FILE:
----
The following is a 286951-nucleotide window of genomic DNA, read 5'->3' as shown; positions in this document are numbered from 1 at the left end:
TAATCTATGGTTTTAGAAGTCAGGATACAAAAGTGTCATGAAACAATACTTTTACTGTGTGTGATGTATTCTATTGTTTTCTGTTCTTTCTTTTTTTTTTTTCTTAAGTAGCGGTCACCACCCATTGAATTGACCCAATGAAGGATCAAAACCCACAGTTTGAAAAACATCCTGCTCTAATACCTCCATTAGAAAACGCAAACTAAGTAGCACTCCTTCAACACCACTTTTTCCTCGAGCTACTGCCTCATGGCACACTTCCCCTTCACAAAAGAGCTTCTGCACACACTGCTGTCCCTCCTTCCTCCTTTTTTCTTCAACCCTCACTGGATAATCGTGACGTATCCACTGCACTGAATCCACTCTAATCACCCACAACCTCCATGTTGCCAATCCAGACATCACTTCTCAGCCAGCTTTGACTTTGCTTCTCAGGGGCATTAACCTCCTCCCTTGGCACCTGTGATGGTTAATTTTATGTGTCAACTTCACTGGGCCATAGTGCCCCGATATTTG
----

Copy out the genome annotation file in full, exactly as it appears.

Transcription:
The following is a 286951-nucleotide window of genomic DNA, read 5'->3' as shown; positions in this document are numbered from 1 at the left end:
TAATCTATGGTTTTAGAAGTCAGGATACAAAAGTGTCATGAAACAATACTTTTACTGTGTGTGATGTATTCTATTGTTTTCTGTTCTTTCTTTTTTTTTTTTCTTAAGTAGCGGTCACCACCCATTGAATTGACCCAATGAAGGATCAAAACCCACAGTTTGAAAAACATCCTGCTCTAATACCTCCATTAGAAAACGCAAACTAAGTAGCACTCCTTCAACACCACTTTTTCCTCGAGCTACTGCCTCATGGCACACTTCCCCTTCACAAAAGAGCTTCTGCACACACTGCTGTCCCTCCTTCCTCCTTTTTTCTTCAACCCTCACTGGATAATCGTGACGTATCCACTGCACTGAATCCACTCTAATCACCCACAACCTCCATGTTGCCAATCCAGACATCACTTCTCAGCCAGCTTTGACTTTGCTTCTCAGGGGCATTAACCTCCTCCCTTGGCACCTGTGATGGTTAATTTTATGTGTCAACTTCACTGGGCCATAGTGCCCCGATATTTG